Armed Virginia Sloop - Lauck Street Shipyards, POF 1:32 Scale, Admiralty Style by DocBlake

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This is a log from 2015! I'm beginning my build log of the Lauck Street Shipyards POF kit of an Armed Virginia Sloop, an admiralty style kit in 1/32 scale. The kit arrived in it's box and it is heavy! The contents are high quality hardwoods (primarily cherry for deck beams, knees, carlings etc. and hard maple for the frames) with lots of strip wood of various species for planking, trim etc. There are also a large number of 3-D printed parts; this being the first kit to offer them. There are 5 sheets of plans, each 36" X 24" included. I may alter the kit, and add additional details and possibly substitute some different woods, but I'm basically going to build it out of the box. Comments, criticisms and suggestions are welcome!

Here is the box, and some shots of the maple and cherry billets containing many of the parts.


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This is GREAT to see!!!!!! Everyone remember this is from 2015 and after I built mine. I love how Doc says this will be and "out of the box" build. HA!! Just wait till you see all the detail he puts into it. Blows mine away!!
 

Kkonrath

Kurt Konrath
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Wow, Doc I knew the Internet was slow, but 5 years for the build log to show up!.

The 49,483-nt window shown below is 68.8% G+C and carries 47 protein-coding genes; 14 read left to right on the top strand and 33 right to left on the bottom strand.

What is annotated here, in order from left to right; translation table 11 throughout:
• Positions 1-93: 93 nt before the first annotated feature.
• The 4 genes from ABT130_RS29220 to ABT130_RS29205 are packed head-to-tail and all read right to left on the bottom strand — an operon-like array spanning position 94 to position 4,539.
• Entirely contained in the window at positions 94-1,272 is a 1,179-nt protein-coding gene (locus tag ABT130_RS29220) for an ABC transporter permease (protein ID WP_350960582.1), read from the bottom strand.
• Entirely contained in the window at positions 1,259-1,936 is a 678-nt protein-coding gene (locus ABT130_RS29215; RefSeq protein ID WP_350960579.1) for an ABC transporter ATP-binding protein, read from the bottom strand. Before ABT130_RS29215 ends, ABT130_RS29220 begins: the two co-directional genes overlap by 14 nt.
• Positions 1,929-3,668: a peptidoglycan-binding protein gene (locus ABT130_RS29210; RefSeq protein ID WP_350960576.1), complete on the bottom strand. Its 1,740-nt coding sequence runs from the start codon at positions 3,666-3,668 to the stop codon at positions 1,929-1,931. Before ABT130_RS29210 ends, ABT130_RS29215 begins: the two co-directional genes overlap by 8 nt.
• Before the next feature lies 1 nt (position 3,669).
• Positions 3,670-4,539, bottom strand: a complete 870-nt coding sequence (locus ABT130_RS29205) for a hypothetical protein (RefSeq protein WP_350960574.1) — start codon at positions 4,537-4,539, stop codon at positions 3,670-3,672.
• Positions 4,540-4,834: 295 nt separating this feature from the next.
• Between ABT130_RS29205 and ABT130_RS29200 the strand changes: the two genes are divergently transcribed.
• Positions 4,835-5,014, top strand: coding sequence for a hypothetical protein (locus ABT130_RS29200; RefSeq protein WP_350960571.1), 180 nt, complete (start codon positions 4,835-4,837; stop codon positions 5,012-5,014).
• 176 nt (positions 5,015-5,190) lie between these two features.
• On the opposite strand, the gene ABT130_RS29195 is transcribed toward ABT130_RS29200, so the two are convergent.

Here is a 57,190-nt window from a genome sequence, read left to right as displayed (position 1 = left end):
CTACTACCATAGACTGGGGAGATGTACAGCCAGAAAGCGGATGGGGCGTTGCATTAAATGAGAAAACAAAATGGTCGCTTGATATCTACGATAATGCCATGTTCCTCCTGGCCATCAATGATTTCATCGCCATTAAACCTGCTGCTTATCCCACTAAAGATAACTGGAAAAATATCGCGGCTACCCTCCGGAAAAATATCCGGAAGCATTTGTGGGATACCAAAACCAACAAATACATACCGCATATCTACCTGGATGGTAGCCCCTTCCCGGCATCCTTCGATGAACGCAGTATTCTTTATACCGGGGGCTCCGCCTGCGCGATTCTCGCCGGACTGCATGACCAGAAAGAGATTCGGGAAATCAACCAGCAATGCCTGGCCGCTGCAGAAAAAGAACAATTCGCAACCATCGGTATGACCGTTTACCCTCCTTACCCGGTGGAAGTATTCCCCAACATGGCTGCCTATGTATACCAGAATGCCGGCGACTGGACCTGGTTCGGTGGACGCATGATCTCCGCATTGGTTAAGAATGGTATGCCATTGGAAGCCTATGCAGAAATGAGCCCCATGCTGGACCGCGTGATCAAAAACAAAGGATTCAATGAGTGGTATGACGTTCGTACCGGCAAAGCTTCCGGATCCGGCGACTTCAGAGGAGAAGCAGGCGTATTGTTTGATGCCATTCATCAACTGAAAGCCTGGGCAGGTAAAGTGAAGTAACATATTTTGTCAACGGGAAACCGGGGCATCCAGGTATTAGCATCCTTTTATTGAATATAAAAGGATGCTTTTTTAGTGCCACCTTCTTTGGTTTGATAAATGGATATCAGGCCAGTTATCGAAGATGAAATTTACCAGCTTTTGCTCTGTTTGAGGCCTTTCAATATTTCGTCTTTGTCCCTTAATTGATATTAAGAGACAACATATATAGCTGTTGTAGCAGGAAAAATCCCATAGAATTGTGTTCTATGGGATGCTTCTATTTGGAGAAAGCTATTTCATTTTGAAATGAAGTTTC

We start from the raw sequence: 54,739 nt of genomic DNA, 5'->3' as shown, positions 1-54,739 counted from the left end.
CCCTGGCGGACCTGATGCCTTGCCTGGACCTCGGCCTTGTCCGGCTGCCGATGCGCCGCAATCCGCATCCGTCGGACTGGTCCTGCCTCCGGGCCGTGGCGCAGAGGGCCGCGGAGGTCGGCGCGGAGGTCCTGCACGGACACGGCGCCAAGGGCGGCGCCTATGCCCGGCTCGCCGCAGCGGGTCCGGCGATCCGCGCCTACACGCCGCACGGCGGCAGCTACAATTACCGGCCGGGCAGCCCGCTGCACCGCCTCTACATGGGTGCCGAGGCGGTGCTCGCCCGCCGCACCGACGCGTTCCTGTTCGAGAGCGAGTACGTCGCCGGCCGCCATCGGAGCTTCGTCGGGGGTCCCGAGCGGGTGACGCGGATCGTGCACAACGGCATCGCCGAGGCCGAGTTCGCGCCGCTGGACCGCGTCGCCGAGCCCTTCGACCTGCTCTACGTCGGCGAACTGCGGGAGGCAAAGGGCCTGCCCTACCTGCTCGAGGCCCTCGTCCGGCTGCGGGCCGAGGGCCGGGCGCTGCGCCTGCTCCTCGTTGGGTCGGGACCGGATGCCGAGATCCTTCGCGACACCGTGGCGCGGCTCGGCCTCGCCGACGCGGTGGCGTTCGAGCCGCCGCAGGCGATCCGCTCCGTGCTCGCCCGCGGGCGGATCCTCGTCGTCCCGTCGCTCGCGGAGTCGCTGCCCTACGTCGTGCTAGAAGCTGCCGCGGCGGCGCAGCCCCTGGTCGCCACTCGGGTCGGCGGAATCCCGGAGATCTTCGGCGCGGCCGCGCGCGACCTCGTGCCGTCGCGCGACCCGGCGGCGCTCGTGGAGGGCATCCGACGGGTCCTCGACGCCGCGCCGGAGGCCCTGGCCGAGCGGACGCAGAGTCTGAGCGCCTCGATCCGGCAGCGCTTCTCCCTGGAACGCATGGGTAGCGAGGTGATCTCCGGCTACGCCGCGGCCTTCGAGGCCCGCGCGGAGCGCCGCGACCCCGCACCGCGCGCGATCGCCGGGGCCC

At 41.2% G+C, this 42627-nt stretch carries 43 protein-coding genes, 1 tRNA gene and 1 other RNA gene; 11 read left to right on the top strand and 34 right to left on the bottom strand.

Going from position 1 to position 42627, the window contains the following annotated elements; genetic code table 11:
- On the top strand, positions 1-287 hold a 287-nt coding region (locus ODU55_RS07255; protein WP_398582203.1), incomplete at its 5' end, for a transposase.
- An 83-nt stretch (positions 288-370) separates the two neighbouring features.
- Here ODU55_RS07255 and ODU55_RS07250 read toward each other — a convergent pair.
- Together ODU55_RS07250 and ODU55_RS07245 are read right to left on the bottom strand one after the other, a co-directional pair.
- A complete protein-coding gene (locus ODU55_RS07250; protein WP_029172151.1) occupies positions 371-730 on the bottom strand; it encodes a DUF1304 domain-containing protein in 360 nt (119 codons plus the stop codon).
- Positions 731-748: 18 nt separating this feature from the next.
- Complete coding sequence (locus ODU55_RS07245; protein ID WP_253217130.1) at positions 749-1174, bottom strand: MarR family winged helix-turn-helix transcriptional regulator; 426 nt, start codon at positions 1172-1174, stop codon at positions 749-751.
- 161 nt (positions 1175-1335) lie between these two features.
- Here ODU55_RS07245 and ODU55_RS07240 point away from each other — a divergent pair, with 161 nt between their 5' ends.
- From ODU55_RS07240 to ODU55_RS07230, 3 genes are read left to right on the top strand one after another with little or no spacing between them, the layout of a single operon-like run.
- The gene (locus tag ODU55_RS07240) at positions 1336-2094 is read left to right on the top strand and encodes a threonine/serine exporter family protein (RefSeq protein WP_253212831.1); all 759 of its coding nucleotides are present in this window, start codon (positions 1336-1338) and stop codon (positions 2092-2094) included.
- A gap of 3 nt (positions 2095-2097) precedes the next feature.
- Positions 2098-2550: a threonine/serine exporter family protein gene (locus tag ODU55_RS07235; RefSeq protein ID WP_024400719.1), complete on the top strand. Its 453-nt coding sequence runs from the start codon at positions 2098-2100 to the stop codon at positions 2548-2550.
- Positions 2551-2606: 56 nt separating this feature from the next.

Just kidding, I will be looking forward to seeing what you have done.

Just wish these outstanding kits were still available.
 
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Thanks, guys!
As to this Kit: It's quite a bit different from the MS AVS. The kit differs from Bob's previous kits in that the frames are beveled before installation, making the fairing of the hull, both inside and out, much easier. The 3D parts are quite excellent. The detail is amazing. You'll have a hard time looking at typical MS, Amati, Corel Britannia metal castings and then using them. Photo below of the 3-D printed parts.5.jpg
 
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Looking forward to this build log. I don't believe there are any kits that have been produced that are anywhere near as good as Bob's.
 
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The first step in the build is to make the frames. They come attached to the hardwood billets by two tabs. I found the easiest was to remove them from the billet was to use a Dremel tool and a cutoff wheel. In the photo, if you look carefully, you can see the burned area on the billet where the parts had been attached. Each frame is made up of 9 or 10 parts. The tabs are then cut off of each part, and the parts lightly sanded. The first layer of parts is stuck to a template of the frame with double sided tape, and the second overlapping "sistered" layer of parts is glued to the first. The photo gives an idea of scale.6.jpg7.jpg8.jpg9.jpg
 
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They come attached to the hardwood billets by two tabs.
Man... cutting off and sanding tabs from hardwood parts is a real pain. Pretty much every kit with CNC parts uses full-width tabs, even these great Bob Hunt kits. By "full-width" I mean the tab is as thick as the billet of wood the part is attached to. Any of you who get CNC cut parts from me will enjoy removing parts that have 3D triangular tabs. These are tabs carved just small enough to hold the part in and are very easy to cut and sand off. DocBlake can attest to this.

Check out this short video for an example of 3D tabs (I am sure Doc does not mind the repeat).